full_dominoes, half_dominoes = get_dominoes(coordinates[i])
full_dominoes_counts, half_dominoes_counts = get_dominoes_counts(full_dominoes, half_dominoes)
print('Full Dominoes for ' + names[i] + ':')
print(tabulate(full_dominoes_counts, full_dominoes_headers))
print('Half Dominoes for ' + names[i] + ':')
print(tabulate(half_dominoes_counts, half_dominoes_headers))
sum_full_dominoes_counts, sum_half_dominoes_counts = get_sum_dominoes_counts(coordinates)
print('Full Dominoes for All:')
print(tabulate(sum_full_dominoes_counts, full_dominoes_headers))
print('Half Dominoes for All:')
print(tabulate(sum_half_dominoes_counts, half_dominoes_headers))

print_dominoes_counts(dots, dot_names)
print_dominoes_counts(white_areas, white_area_names)

Example output (fragment):

Full Dominoes for Dot 1A:
# 0 1 2 3 4 5 6
--- --- --- --- --- --- --- ---
0 0
1 0 0
2 1 0 1
3 0 0 0 0
4 0 0 0 1 0
5 0 0 0 0 0 0
6 0 0 0 0 0 0 0
Half Dominoes for Dot 1A:
0 1 2 3 4 5 6
--- --- --- --- --- --- ---
1 0 2 1 1 1 0
Full Dominoes for Dot 2A:
# 0 1 2 3 4 5 6
--- --- --- --- --- --- --- ---
0 0
1 0 0
2 0 1 0
3 1 0 0 0
4 0 0 0 0 0
5 0 0 0 0 0 0
6 1 0 1 0 0 0 0
Half Dominoes for Dot 2A:
0 1 2 3 4 5 6
--- --- --- --- --- --- ---
Full Dominoes for All:
# 0 1 2 3 4 5 6
--- --- --- --- --- --- --- ---
0 1
1 4 3
2 3 3 1
3 3 4 3 3
4 3 3 5 3 1
5 2 1 5 5 3 2
6 4 3 3 1 3 3 3
Half Dominoes for All:
0 1 2 3 4 5 6
--- --- --- --- --- --- ---
13 14 11 12 13 17 10
Full Dominoes for White Area for Side 1:
# 0 1 2 3 4 5 6
--- --- --- --- --- --- --- ---
0 3
1 6 3
2 4 5 2
3 4 5 5 3
4 3 5 3 6 3
5 4 4 3 5 6 3
6 6 5 4 4 5 6 3
Half Dominoes for White Area for Side 1:
0 1 2 3 4 5 6
--- --- --- --- --- --- ---
1 0 3 1 2 1 0
Full Dominoes for White Area for Side 2:
# 0 1 2 3 4 5 6
--- --- --- --- --- --- --- ---
0 2
1 4 2
2 5 4 2
3 4 5 5 2
4 6 5 5 3 2
5 4 7 6 5 4 2
6 4 4 4 4 4 5 2
Half Dominoes for White Area for Side 2:
0 1 2 3 4 5 6
--- --- --- --- --- --- ---
0 1 1 3 1 3 1
Full Dominoes for All:
# 0 1 2 3 4 5 6
--- --- --- --- --- --- --- ---
0 10
1 25 10
2 27 25 14
3 27 25 25 10
4 24 25 19 25 12
5 23 25 22 20 24 11
6 25 23 25 27 27 26 10
Half Dominoes for All:
0 1 2 3 4 5 6
--- --- --- --- --- --- ---
15 12 14 14 17 16 14


Given counts of full and half dominoes, find the minimum number of domino sets required.

A standard domino set (with column and row headers) is:

#   #    0    1    2    3    4    5    6
# --- --- --- --- --- --- --- ---
# 0 1
# 1 1 1
# 2 1 1 1
# 3 1 1 1 1
# 4 1 1 1 1 1
# 5 1 1 1 1 1 1
# 6 1 1 1 1 1 1 1

That is, it has one domino of each type. As a result, there are 8 half dominoes of each number (0 through 6).

def get_min_num_sets(full_dominoes_counts, half_dominoes_counts):
# The minimum number of sets must be at least as great as the highest full dominoes count. (That's because there's no other way to get a particular full domino than through a new set, since each set has only one of a given type.)
max_full_dominoes_count = 0
for i in range(0, len(full_dominoes_counts)):
# start at 1 since the first items are just row headers
for j in range(1, len(full_dominoes_counts[i])):
if full_dominoes_counts[i][j] > max_full_dominoes_count: max_full_dominoes_count = full_dominoes_counts[i][j]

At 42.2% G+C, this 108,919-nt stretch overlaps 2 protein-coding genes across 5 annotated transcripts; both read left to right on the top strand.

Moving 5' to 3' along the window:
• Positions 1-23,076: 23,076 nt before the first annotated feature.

min_num_sets = max_full_dominoes_count
# how many half dominoes are left over for use
# initilialize with zero values so they can later be overwritten (to avoid 'index out of range' error)
leftover_half_dominoes_counts = [[0, 0, 0, 0, 0, 0, 0]]
# Loop through again and set each leftover full dominoes count to be the difference between the (provisional) minimum number of sets and the value of the corresponding full dominoes count.
for k in range(0, len(full_dominoes_counts)):
# start at 1 since the first items are just row headers
for l in range(1, len(full_dominoes_counts[k])):
# k and l - 1 (minus 1 because there aren't row headers for the leftover half dominoes counts list) are the domino numbers, so add to those leftover half dominoes counts
leftover_half_dominoes_counts[0][k] += max_full_dominoes_count - full_dominoes_counts[k][l]
leftover_half_dominoes_counts[0][l - 1] += max_full_dominoes_count - full_dominoes_counts[k][l]
# Check if there are enough leftover half dominoes.
for m in range(0, len(half_dominoes_counts[0])):
while half_dominoes_counts[0][m] > leftover_half_dominoes_counts[0][m]:
# If there aren't enough leftover half dominoes with a particular number, we don't have enough sets. So, increment the minimum number of sets by 1 and the leftover half dominoes counts by 8 (since each set has 8 half dominoes of a particular number)
min_num_sets += 1
for n in range(0, len(leftover_half_dominoes_counts[0])): leftover_half_dominoes_counts[0][n] += 8
# Once we have enough leftover half dominoes for each number, we have the minimum number of sets.
return min_num_sets

Given (a list of a list of) coordinates (e.g. a list of dots), print the minimum number of sets to cover them.

def print_min_num_sets(coordinates):
sum_full_dominoes_counts, sum_half_dominoes_counts = get_sum_dominoes_counts(coordinates)
min_num_sets = get_min_num_sets(sum_full_dominoes_counts, sum_half_dominoes_counts)
print('Minimum Number of Domino Sets to Cover All:')


Example output:

Minimum Number of Domino Sets to Cover All:
Minimum Number of Domino Sets to Cover All:

Whew! After all that, we now know that it should take 5 black and 27 white domino sets to make the die of dominoes (at the scale of 16 by 16 squares, using Hilbert curves of 4 iterations). And that's exactly how many sets it took.